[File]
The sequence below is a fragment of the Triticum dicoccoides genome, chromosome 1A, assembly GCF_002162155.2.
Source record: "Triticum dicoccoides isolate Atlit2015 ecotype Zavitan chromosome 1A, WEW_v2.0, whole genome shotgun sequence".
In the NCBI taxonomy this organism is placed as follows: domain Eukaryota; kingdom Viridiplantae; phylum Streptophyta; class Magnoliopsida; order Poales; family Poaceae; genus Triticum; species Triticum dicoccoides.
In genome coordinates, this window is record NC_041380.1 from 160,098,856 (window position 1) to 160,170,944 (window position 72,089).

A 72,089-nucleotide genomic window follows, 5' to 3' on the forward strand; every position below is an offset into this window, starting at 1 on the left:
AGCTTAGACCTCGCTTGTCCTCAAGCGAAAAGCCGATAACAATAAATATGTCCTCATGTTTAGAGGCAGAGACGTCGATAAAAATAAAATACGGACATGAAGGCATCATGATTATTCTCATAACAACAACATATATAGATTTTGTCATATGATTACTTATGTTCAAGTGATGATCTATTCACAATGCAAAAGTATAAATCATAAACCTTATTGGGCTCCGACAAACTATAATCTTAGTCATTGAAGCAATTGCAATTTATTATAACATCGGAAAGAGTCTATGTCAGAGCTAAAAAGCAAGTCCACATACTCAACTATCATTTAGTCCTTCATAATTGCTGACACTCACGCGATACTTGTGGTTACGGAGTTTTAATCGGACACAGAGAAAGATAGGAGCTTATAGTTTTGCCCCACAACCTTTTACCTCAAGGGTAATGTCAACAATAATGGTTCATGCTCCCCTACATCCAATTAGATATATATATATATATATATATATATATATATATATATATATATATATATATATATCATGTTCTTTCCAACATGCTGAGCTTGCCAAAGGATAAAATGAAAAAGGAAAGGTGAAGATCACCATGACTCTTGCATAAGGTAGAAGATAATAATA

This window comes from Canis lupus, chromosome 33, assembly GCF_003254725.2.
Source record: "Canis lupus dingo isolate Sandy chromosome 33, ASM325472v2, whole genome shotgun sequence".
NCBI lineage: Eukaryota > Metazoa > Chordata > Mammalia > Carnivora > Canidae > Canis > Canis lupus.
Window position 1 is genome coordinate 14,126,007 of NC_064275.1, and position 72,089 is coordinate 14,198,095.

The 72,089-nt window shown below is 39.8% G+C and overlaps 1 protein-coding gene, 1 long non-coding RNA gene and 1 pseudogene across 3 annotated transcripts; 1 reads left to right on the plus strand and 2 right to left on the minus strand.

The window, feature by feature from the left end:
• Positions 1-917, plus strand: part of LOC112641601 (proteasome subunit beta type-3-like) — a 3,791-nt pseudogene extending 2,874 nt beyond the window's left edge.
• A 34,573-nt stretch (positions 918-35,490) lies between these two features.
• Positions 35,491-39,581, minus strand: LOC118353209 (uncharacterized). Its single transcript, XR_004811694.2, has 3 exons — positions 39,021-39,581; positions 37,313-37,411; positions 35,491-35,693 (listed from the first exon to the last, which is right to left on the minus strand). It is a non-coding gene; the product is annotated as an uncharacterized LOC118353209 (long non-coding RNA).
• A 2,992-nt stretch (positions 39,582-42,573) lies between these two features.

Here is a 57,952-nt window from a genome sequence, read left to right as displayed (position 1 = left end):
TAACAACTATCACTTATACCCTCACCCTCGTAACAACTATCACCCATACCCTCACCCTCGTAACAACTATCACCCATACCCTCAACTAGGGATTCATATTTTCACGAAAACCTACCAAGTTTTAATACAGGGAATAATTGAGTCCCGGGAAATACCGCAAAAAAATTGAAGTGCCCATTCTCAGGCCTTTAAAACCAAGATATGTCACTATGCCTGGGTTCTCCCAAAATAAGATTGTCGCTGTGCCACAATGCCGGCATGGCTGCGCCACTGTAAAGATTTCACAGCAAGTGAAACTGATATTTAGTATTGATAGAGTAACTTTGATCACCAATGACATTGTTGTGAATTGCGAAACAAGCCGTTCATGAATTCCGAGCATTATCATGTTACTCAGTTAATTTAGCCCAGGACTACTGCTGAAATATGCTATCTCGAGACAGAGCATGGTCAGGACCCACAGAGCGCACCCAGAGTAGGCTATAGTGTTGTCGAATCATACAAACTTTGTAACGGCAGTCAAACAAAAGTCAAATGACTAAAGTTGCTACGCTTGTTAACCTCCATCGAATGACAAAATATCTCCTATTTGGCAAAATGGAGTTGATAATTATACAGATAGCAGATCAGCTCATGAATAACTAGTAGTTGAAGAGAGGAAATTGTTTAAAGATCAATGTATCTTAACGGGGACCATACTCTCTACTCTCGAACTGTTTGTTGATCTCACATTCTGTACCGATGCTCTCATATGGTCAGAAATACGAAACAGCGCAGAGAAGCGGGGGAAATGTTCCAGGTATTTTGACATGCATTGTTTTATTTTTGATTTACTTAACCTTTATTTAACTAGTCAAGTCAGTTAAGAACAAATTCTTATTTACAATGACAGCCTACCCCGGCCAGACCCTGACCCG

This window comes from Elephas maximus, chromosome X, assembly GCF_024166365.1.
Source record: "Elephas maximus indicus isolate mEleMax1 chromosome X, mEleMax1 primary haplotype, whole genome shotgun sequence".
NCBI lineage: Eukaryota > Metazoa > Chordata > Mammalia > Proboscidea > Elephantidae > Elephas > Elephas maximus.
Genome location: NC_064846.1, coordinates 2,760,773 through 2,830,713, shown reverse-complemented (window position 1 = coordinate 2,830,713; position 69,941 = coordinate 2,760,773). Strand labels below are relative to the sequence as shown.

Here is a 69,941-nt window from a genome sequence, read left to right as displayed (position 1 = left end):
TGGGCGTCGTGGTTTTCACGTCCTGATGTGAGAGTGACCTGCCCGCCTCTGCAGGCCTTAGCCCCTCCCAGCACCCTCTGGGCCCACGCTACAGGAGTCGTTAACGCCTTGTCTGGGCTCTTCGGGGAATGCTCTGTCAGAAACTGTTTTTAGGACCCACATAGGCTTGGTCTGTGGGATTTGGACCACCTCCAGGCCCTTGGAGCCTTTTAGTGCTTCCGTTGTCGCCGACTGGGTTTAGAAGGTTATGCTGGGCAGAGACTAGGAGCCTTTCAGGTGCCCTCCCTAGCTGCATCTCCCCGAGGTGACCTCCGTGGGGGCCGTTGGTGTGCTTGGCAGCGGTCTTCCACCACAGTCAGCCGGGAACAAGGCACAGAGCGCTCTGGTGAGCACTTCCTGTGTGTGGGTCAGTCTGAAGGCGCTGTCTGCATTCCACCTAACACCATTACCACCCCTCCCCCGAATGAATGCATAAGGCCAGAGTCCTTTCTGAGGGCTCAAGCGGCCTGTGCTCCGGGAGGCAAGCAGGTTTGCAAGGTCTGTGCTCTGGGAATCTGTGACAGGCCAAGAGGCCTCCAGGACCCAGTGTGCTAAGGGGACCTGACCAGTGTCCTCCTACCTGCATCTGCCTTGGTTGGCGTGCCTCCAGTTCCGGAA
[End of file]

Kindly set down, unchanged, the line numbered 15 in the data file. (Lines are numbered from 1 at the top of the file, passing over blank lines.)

• Positions 35,491-39,581, minus strand: LOC118353209 (uncharacterized). Its single transcript, XR_004811694.2, has 3 exons — positions 39,021-39,581; positions 37,313-37,411; positions 35,491-35,693 (listed from the first exon to the last, which is right to left on the minus strand). It is a non-coding gene; the product is annotated as an uncharacterized LOC118353209 (long non-coding RNA).